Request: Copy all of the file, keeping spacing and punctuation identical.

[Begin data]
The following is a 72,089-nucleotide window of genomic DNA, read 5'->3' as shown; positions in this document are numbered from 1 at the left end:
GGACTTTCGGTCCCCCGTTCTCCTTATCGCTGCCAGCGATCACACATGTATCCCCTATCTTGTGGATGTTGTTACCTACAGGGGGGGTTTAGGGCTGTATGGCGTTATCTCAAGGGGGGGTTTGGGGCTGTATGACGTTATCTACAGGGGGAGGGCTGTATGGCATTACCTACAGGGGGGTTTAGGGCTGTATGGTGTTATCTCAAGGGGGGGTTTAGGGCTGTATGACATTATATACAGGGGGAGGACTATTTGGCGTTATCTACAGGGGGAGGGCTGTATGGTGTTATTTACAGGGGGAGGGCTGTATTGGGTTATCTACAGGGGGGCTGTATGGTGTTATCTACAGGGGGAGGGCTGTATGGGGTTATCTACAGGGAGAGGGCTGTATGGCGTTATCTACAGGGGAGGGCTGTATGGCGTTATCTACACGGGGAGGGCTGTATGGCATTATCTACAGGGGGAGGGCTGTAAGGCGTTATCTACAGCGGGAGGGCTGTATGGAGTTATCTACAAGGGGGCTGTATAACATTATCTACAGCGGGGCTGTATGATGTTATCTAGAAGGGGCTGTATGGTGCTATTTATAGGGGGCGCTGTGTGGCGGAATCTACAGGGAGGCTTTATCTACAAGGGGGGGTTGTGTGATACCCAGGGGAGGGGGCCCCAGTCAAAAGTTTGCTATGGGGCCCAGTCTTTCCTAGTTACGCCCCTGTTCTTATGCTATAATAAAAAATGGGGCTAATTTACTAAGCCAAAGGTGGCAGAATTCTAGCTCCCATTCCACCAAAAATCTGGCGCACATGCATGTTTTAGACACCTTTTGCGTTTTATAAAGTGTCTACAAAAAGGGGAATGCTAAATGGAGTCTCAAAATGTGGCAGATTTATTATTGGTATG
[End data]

The following is a 72,089-nucleotide window of genomic DNA, read 5'->3' as shown; positions in this document are numbered from 1 at the left end:
GGACTTTCGGTCCCCCGTTCTCCTTATCGCTGCCAGCGATCACACATGTATCCCCTATCTTGTGGATGTTGTTACCTACAGGGGGGGTTTAGGGCTGTATGGCGTTATCTCAAGGGGGGGTTTGGGGCTGTATGACGTTATCTACAGGGGGAGGGCTGTATGGCATTACCTACAGGGGGGTTTAGGGCTGTATGGTGTTATCTCAAGGGGGGGTTTAGGGCTGTATGACATTATATACAGGGGGAGGACTATTTGGCGTTATCTACAGGGGGAGGGCTGTATGGTGTTATTTACAGGGGGAGGGCTGTATTGGGTTATCTACAGGGGGGCTGTATGGTGTTATCTACAGGGGGAGGGCTGTATGGGGTTATCTACAGGGAGAGGGCTGTATGGCGTTATCTACAGGGGAGGGCTGTATGGCGTTATCTACACGGGGAGGGCTGTATGGCATTATCTACAGGGGGAGGGCTGTAAGGCGTTATCTACAGCGGGAGGGCTGTATGGAGTTATCTACAAGGGGGCTGTATAACATTATCTACAGCGGGGCTGTATGATGTTATCTAGAAGGGGCTGTATGGTGCTATTTATAGGGGGCGCTGTGTGGCGGAATCTACAGGGAGGCTTTATCTACAAGGGGGGGTTGTGTGATACCCAGGGGAGGGGGCCCCAGTCAAAAGTTTGCTATGGGGCCCAGTCTTTCCTAGTTACGCCCCTGTTCTTATGCTATAATAAAAAATGGGGCTAATTTACTAAGCCAAAGGTGGCAGAATTCTAGCTCCCATTCCACCAAAAATCTGGCGCACATGCATGTTTTAGACACCTTTTGCGTTTTATAAAGTGTCTACAAAAAGGGGAATGCTAAATGGAGTCTCAAAATGTGGCAGATTTATTATTGGTATG